Your picture of the Week

The foreground field was the site of the amphitheatre at the Roman fort of Trimontium at Newstead. Leaderfoot Viaduct is in the background.
The foreground field was the site of the amphitheatre at the Roman fort of Trimontium at Newstead. Leaderfoot Viaduct is in the background.

The field in the foreground of Walter Baxter’s image was the site of the amphitheatre at the Roman fort of Trimontium, Newstead. Leaderfoot viaduct is in the background.

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I refer to the article headlined “Girl power won’t win day at May 4’s council election” in your April 6 edition.

If Catriona Bhatia’s remarks have been quoted correctly, it would appear that the only group to be allowed to indulge in sexism and ageism are middle-class chattering liberals.

As one of the “quite old men” who is standing for election, I find her remarks grossly insulting.

In any other forum she would be the first to insist that selection should be colour, gender and sexual-preference blind. Why should the criteria for standing for election be any different? We live in a democracy, and anyone is free to throw their hat into the ring. It was their choice as to whether they did or did not.

The tenor of Ms Bhatia’s remarks insinuate that older men are stuck in the past with no vision for the future. Just because I am not in the first flush of youth does not mean to say I have no vision of what the future could hold for the Scottish Borders and the people in it.

It could be great if there was an overall strategy to improve our infrastructure and go out and sell our workforce as one of the most loyal and reliable in the UK, instead of the cosmetic projects on offer from the ruling administration to which she still belongs.

All told, over the past five years, the incompetence of this administration has resulted in the squandering of circa £3m on failed, ill-researched schemes, including £2.4m lost on the aborted plans for the waste disposal plant at Galashiels, and the £350k written off because of the relocation of the Great Tapestry of Scotland. Not really a record to be proud of.

I am told that Ms Bhatia does not intend to stand for re-election. That being so, may I suggest that she fades gracefully into the background and keeps her prejudiced remarks to herself.

Harry Scott

(prospective candidate for

Galashiels and district ward)


I know there is heated debate in the national media as to whether we should or should not have a second independence referendum.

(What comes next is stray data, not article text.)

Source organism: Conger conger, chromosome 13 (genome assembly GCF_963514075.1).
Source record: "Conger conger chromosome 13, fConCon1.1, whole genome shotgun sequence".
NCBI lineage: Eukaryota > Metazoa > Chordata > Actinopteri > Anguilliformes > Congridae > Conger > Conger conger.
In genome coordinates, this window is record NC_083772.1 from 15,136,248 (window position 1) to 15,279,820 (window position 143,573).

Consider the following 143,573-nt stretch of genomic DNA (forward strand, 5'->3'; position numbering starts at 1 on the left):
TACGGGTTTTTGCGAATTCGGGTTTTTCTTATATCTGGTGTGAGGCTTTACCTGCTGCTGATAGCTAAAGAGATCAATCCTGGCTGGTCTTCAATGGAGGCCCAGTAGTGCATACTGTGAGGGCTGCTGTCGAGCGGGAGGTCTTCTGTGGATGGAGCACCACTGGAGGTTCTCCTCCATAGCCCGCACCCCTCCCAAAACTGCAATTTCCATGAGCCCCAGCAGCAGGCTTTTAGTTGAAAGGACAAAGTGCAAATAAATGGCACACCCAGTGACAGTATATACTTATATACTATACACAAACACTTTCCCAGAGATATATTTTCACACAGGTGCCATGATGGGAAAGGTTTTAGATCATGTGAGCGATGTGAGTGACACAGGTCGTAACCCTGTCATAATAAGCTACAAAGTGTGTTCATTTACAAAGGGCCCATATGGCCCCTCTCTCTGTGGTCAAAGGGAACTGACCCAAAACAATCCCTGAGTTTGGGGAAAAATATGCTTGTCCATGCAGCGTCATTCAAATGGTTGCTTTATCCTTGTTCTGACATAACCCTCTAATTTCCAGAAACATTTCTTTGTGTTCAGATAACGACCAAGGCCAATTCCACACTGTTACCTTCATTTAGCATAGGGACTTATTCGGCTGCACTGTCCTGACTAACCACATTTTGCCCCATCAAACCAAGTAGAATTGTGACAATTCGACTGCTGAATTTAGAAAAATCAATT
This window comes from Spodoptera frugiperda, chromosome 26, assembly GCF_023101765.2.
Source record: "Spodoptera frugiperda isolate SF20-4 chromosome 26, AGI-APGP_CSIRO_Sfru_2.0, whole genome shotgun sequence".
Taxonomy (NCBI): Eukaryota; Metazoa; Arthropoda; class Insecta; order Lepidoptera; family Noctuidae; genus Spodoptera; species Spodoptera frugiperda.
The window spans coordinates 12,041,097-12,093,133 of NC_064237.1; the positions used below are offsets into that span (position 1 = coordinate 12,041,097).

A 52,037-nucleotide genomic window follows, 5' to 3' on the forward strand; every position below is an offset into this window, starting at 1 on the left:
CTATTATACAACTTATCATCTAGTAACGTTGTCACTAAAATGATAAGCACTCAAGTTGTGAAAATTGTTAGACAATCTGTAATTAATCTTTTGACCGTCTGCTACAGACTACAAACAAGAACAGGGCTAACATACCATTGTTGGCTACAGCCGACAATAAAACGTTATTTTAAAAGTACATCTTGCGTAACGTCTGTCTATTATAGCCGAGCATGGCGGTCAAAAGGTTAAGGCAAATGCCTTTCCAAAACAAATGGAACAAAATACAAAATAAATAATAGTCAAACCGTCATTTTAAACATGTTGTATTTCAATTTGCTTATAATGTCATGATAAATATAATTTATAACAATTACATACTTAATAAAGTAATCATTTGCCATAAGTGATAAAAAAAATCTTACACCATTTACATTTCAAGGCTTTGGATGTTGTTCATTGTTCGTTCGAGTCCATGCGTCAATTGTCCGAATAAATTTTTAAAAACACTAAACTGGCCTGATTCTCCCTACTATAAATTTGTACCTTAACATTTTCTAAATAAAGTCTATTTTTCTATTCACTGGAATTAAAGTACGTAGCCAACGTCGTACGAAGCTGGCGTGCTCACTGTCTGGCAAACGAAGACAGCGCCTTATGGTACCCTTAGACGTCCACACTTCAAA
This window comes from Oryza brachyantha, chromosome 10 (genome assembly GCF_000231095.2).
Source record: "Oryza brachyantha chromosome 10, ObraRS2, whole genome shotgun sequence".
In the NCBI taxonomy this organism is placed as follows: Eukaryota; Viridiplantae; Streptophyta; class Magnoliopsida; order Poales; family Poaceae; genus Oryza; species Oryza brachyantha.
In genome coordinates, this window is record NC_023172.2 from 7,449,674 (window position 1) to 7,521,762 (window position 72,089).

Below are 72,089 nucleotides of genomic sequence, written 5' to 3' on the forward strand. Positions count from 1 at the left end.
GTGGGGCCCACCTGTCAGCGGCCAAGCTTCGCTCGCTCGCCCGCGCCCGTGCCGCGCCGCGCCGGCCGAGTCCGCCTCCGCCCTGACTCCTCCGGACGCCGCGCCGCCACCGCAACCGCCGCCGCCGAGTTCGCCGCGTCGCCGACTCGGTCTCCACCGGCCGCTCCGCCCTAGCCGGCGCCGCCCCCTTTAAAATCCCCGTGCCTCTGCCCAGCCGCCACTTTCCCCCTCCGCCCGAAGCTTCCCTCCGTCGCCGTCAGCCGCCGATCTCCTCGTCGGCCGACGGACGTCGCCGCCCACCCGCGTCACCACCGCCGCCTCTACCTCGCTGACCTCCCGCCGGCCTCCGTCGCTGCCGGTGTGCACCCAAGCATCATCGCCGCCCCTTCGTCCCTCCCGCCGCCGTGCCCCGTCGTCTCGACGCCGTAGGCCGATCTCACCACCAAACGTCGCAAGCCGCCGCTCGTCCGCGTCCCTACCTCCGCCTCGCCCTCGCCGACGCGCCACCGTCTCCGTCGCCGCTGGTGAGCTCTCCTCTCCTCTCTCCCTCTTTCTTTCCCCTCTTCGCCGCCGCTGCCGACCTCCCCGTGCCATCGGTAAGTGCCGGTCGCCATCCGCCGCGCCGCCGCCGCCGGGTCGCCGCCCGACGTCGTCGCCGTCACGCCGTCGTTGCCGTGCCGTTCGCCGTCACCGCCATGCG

I recognise and respect the arguments being presented by both sides of this debate.

However, I do not think this issue should be used to decide which candidate we vote for in the forthcoming council elections. Whoever we elect, we are stuck with them for the next five years.

It will have no bearing whatsoever on whether we have a second referendum or not. It will not ‘send a message’ to Nicola Sturgeon or Theresa May. It will, however, have a major bearing on how well our money is spent and how well our local services are delivered.

I recently noticed one of our local parties promoting a petition against a second referendum on their Facebook campaign page. When I politely asked them if they could focus on local issues, they deleted my question and blocked me from commenting on their page.

This puts me off voting for their candidate in my district as I fear she will, if elected, be similarly unreceptive to reasonable questions posed by her constituents.

Can I urge all council candidates to encourage voters to view the upcoming elections for what they are – a vote on local issues, not a referendum on whether to hold a referendum.

Tim Clancey

Princes Street



After the council elections, every SNP vote will be trumpeted by Nicola Sturgeon as a vote for a second independence referendum.

Already the uncertainty of Separation Attempt 2 has caused the Scottish economy to contract while the rest of the United Kingdom is powering ahead.

We do not need the political bedlam of another two years of fratricidal strife. That will only harm the economy further.

You may love or loathe the Tories, but the Conservative and Unionist Party is a bulwark against separation and every vote for them is a vote to protect our place in the Union.